Federal Income Tax Filing (Resident)

1. Am I considered a Resident Alien for tax purposes?

  • F-1 or J-1 students usually become resident aliens for federal tax purposes after being present in the U.S. for five calendar years.
  • J-1 scholars usually become resident aliens for federal tax purposes after being present in the U.S. for two calendar years, including any prior time spent as an F-1 or J-1 visa holder.
  • If you hold another nonimmigrant status, your tax filing status will be determined by the substantial presence test.
  • If you do not know your tax filing status, FNTR (Foreign National Tax Resource) will help you determine it.  FNTR is only available for nonresident tax filers.  If you are a resident for tax purposes, you will NOT be able to use FNTR.

2. Filing As A Resident Alien

If you have determined that you are a resident alien for tax purposes, the following information applies to you.

  • you will file Form 1040, 1040EZ, or 1040A
  • you are not required to file Form 8843
  • you must declare your worldwide income, not just your U.S. earned income
  • your bank interest is considered taxable income
  • Social Security taxes (FICA including Medicare) should be withheld from your wages
  • Some resident tax filers may still qualify for treaty benefits if the maximum presence limitation has not been met for that particular tax treaty benefit (refer to IRS Publication 901); you will need to complete Form 8833 and submit it along with your 1040.
  • If you are claiming a tax treaty benefit as a resident alien for tax purposes, mail your return to:

Department of the Treasury, Internal Revenue Service, Austin, TX 73301-0215.

3. Need Help Filing?

OISS is unable to provide personal assistance with the completion of Forms 1040, 1040EZ, and 1040A.  Federal income tax forms, instructions, and publications may be downloaded from the IRS website.  Here are additional resources for completing your federal income tax filing obligations:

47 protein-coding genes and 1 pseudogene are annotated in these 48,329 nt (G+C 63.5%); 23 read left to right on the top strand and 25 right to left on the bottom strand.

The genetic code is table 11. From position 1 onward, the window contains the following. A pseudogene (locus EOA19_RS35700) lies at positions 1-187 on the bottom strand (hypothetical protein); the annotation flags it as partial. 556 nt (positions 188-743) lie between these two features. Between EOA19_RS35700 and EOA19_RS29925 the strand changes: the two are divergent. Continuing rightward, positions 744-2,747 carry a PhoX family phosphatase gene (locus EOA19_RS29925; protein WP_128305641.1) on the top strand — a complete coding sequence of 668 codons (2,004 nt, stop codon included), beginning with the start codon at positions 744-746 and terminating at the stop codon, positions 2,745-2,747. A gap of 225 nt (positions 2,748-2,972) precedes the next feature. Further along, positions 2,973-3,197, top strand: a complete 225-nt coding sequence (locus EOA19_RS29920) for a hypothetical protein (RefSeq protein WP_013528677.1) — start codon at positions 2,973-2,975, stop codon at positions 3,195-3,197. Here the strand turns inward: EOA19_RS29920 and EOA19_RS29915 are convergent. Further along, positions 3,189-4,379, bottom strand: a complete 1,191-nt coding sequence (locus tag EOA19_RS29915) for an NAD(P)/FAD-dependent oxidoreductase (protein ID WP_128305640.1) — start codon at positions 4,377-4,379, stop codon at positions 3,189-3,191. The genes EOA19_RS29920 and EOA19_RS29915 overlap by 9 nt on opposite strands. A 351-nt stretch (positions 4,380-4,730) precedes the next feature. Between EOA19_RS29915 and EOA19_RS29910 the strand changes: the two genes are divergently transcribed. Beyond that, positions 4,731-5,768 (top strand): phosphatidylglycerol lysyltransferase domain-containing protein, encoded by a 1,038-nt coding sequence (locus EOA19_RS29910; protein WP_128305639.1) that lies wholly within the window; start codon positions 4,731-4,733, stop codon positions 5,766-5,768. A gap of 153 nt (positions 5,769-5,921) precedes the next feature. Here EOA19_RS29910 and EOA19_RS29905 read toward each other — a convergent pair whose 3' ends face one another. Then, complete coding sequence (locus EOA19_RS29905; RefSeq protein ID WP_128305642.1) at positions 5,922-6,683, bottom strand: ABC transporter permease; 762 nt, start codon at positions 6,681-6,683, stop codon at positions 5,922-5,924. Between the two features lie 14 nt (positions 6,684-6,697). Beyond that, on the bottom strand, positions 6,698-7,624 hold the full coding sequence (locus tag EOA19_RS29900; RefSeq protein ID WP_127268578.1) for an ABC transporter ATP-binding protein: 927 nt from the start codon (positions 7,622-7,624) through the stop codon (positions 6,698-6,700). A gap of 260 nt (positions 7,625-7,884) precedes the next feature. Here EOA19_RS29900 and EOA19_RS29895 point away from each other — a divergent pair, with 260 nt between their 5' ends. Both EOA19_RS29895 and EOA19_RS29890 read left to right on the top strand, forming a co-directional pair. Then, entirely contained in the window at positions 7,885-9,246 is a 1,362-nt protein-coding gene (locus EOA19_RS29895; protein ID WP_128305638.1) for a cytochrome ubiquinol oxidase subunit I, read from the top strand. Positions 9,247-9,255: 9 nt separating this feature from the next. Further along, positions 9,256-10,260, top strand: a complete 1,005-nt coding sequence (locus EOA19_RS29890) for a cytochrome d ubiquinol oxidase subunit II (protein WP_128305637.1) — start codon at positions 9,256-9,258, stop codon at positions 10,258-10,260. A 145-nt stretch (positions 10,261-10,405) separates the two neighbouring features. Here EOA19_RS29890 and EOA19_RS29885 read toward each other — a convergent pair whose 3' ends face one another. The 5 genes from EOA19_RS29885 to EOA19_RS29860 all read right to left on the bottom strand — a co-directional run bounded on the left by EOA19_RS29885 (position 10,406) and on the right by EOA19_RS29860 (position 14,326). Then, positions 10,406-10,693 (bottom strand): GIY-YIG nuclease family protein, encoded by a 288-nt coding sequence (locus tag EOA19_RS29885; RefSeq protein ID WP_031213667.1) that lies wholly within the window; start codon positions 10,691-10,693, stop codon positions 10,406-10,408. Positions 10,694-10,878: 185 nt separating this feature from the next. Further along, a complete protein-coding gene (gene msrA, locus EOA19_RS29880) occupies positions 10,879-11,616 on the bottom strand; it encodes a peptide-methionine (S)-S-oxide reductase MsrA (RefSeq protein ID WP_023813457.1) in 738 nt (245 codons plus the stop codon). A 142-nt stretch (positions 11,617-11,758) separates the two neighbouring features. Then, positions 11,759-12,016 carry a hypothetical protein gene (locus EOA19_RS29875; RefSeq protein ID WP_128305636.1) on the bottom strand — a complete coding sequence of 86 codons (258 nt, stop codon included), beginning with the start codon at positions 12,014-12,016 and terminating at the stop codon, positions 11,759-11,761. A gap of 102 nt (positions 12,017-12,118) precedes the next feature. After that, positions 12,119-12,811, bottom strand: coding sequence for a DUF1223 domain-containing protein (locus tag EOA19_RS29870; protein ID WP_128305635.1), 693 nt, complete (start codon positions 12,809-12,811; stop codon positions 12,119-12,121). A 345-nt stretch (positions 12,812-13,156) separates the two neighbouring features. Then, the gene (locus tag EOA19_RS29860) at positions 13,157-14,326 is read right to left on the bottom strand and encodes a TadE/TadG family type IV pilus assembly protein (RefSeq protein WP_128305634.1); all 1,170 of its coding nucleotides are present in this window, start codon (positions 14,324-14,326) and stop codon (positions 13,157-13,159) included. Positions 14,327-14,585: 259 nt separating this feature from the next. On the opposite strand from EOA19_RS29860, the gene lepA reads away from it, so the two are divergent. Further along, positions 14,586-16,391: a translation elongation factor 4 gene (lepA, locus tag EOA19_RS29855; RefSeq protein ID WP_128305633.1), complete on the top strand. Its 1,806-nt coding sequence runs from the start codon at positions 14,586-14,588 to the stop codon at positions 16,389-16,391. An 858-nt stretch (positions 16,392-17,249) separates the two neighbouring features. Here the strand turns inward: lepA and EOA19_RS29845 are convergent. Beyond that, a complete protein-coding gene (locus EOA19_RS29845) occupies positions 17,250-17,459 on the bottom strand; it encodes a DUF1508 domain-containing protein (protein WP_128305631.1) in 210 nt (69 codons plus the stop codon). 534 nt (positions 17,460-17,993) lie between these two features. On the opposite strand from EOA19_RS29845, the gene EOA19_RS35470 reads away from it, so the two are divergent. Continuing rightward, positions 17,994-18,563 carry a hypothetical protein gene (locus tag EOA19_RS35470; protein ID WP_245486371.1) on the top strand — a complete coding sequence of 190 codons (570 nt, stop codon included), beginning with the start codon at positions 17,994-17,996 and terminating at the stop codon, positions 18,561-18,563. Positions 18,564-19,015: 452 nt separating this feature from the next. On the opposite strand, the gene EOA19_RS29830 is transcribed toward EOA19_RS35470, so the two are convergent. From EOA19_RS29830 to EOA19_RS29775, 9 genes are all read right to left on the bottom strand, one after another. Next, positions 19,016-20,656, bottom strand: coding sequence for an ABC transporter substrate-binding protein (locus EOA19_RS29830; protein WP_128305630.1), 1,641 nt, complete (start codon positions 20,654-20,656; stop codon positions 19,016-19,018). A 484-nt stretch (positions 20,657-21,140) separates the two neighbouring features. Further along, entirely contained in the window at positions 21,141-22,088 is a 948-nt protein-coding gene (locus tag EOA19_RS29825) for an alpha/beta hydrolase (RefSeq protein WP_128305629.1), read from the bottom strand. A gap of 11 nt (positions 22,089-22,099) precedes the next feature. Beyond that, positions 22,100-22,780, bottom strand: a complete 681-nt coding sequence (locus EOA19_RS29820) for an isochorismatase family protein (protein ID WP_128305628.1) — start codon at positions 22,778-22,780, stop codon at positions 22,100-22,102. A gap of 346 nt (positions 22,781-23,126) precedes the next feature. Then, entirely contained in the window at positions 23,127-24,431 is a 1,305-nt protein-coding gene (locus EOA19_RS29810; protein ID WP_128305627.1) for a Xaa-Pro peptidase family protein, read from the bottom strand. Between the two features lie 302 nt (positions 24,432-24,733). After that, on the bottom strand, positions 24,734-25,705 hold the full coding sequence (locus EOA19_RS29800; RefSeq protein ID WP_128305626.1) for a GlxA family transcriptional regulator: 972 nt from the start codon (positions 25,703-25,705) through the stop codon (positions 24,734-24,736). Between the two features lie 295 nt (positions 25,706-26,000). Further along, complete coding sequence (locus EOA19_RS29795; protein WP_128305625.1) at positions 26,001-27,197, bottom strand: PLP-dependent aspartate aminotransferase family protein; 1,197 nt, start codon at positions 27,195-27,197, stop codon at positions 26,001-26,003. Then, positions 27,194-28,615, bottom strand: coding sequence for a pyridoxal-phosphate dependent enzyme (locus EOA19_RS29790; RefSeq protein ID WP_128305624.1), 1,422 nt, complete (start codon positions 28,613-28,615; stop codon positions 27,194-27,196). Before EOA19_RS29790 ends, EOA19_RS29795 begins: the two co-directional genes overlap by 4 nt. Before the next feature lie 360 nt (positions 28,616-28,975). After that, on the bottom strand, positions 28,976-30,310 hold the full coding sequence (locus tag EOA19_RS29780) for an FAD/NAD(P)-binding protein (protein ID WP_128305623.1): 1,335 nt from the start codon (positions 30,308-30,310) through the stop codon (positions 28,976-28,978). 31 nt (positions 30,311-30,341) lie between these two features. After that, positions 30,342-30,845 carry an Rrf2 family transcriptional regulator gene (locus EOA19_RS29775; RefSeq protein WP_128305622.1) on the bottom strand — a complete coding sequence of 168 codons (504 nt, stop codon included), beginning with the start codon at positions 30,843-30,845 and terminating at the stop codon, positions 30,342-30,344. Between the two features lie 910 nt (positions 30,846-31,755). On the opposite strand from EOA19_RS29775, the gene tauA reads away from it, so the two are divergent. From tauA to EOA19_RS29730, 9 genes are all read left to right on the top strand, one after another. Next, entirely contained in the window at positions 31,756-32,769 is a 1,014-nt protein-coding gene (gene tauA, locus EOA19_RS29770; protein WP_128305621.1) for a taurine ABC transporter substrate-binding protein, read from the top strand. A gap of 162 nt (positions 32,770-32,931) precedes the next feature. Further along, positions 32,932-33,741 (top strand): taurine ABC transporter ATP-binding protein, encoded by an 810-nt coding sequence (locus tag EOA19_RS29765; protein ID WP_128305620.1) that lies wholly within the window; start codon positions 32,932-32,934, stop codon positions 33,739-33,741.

4. Keep Copies!

Remember to keep copies of what you file each year (in case your return gets reviewed and there is a problem or if the IRS audits you in the future).

5. “Where’s My Refund?”

If you have determined that you are due a refund for federal income tax purposes, it will take the IRS some time to process your refund.  If you submit your return(s) on or close to the filing deadline, it is not uncommon to have to wait several weeks (sometimes 16 to 20 weeks) before receiving your refund or a notice.  You can check the status of your return at this IRS link.

 


Disclaimer

This information is intended only for international students and scholars who are resident alien taxpayers with income sources and level typical of students and scholars at Yale University.  Although the information contained in this site has been reviewed carefully and should be adequate to assist most international students and scholars, it is not a substitute for advice obtained from the Internal Revenue Service (IRS) or a qualified tax accountant.  If your visa status has changed in the past year, or you believe you have a complicated tax issue, please consult the IRS or a qualified tax accountant.

In addition, while the tax preparation software, Thomson Reuters ONESOURCE™ FNTR, is being provided to assist non-resident tax filers with their tax filing obligations, you are individually responsible for verifying that the correct information has been entered into the tax preparation software and included on all forms and/or other documents printed or derived from the tax preparation software, and ultimately responsible for any errors or omissions.